Real-life stories of moving to Portugal
Read our real-life stories and experiences from foreigners now living in Portugal as an expat. If you have your own story to share, feel free to contact us to get involved.
Where are you originally from?
São Paulo, Brazil
What year did you move to Portugal?
Where do you currently live in Portugal?
Adapted from Women Who Walk: How 20 Women From 16 Countries Came to Live in Portugal
I was born and grew up in São Paulo and until the age of 13, I attended a British School called St. Paul’s. As is the custom in good British families I was then sent to boarding school in the U.K., but I was, of course, accustomed to Brazilian culture: I spoke Portuguese (and English) and my friends were Brazilian. I did not like the British boarding school experience and I did everything I could to get out of it. Fortunately, I would travel back to Brazil most holidays.
In the early 70s, I started working as a sales rep for Channel Perfume. The job involved traveling to Central and South America, the Caribbean, the U.S. and Canada. My first trip was to Central America when there was a lot of unrest, mostly in Nicaragua.
Ian, the man I eventually married, worked for British America Tobacco (BAT) as their Panamanian marketing manager. He was English, born in London, but he’d spent most of his life in Latin America. In early 1981, Ian was transferred to Nicaragua. We joked at the time, ‘the good news is you’re General Manager; the bad news is its Nicaragua.’
Despite the unrest, I felt I could cope because I could speak Spanish and I understood the culture. Also the revolution was just over when Ian was transferred there. Nicaragua had been under Somosa, the dictator, for 40 years. The Sandinista revolutionaries ousted him, taking control by the early ’80s. Once the Sandinistas were in power, they also took control of all the big companies, mainly because Somosa had shares in companies like Coco-Cola, the Rum Factory, and Flor de Caña. BAT never went to bed with the Somosa government so the Sandinistas had no shares in the tobacco company. It ended up that in our circle of friends, Ian was the only one working for a big corporation. Everyone we knew was either a diplomat or working for UNICEF, the U.N. or other aid programs.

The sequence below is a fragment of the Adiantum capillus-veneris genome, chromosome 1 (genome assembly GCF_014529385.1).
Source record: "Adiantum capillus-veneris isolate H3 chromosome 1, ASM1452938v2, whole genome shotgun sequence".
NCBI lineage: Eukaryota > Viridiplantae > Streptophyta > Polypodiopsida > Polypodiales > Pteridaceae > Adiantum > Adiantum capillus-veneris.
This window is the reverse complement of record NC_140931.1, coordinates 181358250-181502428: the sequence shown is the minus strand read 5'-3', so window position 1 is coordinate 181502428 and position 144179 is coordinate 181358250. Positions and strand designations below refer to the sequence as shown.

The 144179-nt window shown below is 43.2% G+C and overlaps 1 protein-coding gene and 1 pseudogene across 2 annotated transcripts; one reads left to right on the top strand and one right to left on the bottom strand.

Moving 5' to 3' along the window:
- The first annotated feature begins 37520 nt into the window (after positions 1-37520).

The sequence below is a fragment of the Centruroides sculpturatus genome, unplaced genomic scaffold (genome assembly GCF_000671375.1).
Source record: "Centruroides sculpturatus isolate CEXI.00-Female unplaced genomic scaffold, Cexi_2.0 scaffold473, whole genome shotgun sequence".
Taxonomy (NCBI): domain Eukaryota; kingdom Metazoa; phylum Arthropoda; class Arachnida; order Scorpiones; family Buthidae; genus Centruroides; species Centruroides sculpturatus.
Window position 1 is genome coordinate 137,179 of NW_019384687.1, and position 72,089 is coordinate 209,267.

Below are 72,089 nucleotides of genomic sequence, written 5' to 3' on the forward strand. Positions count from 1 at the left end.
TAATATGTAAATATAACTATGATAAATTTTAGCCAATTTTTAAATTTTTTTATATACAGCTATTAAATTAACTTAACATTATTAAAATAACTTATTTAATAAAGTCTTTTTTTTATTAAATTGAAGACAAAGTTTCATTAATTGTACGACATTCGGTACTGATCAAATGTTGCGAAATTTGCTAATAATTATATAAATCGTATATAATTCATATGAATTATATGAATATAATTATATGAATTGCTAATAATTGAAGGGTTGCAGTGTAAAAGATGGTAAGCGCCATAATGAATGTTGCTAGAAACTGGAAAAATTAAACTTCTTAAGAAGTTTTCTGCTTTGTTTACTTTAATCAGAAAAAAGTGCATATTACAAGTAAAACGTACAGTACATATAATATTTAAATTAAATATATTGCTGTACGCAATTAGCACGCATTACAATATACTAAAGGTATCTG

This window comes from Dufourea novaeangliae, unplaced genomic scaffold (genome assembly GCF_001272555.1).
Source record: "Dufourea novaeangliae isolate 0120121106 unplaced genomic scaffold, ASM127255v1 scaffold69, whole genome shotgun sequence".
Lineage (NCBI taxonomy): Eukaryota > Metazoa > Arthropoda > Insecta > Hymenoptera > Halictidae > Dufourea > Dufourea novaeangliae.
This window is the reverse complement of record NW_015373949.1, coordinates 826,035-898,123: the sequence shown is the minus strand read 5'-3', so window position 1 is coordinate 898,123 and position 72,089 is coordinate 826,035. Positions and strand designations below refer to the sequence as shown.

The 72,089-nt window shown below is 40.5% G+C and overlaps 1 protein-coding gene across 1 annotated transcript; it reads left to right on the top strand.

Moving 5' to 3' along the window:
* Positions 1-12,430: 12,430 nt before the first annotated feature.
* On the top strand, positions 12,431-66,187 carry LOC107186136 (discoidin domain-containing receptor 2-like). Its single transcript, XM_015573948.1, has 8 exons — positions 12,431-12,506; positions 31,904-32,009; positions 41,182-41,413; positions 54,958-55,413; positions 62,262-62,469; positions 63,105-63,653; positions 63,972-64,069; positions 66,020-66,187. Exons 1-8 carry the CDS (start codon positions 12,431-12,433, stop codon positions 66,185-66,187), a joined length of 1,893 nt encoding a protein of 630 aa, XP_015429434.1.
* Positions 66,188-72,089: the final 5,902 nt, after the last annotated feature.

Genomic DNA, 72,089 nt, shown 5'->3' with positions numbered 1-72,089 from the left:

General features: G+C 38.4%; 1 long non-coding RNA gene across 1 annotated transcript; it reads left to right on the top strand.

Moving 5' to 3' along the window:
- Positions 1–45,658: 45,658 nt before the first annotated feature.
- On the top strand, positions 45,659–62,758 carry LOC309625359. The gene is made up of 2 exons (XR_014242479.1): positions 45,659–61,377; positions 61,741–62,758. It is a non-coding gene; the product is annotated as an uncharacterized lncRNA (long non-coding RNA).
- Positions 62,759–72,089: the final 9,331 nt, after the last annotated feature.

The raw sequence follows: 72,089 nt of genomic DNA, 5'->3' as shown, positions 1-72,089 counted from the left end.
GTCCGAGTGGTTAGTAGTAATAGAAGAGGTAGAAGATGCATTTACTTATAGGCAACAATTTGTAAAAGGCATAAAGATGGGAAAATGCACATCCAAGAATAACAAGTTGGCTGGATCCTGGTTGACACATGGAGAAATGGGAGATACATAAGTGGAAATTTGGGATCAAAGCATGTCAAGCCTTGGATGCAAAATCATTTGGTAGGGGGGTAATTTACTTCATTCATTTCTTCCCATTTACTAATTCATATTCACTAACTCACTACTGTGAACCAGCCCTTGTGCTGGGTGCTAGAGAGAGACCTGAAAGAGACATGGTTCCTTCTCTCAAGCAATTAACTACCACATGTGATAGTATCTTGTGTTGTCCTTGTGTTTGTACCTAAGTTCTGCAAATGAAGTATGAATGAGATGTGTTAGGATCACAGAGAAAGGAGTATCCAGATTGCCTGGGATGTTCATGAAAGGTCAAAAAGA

I was in my early 30s (Ian was 24 years older), and I was happily married with two young boys. We lived in a house surrounded by a big fence and we had a gardener who carried a gun. Actually, everyone had a gun! There was a lot of fighting in the north, because of the Contras, the U.S. backed anti-Sandinistas. Every week there was someone at BAT who had someone near to them who had been killed. I chose not to go to the funerals, but each morning I prayed that nothing would happen to my family.
It was an interesting time and everyone kept saying, ‘We’re living history, we’re living history!’ By the eighth year, I was sick of living history. We were going to be in Nicaragua for only two years. We ended up staying ten years.
In 1991, when Ian was on the verge of retirement, we came to Portugal. We bought a house, and now that Ian was retired, we agreed that it was my turn to work. The role of Admission’s Officer opened up at our boys’ school in Carcavelos. I applied, got the job, and worked there for almost 20 years, until long after the boys had graduated. I retired in 2012.
I’ve lived in Portugal 29 years now and that’s the longest I’ve lived anywhere! It’s Old Europe here. It’s certainly not like Brazil. The European Portuguese are far more reserved. I have maybe two Portuguese friends, despite that I speak the language fluently. The internationals I meet here are fun and open – I can always find someone to relate to.
I feel Brazilian. That’s where I was born and grew up. When I go to England I don’t feel English, even though I sound British. I was educated in British-style schools, but I’m not from a particular place in the U.K. so I don’t feel I belong there. I interact with English people more here in Portugal than I do when in England visiting my sons and my granddaughter.
About the Author
Louise Ross is originally from Australia. She has lived abroad for 35 years, first in the UK and France, followed by the United States. In 2014, she moved to Portugal, where she lives on the Estoril coastline, and from 2015 to 2017, Louise was President of the Executive Board of International Women in Portugal.
Her book, Women Who Walk is available on Amazon.
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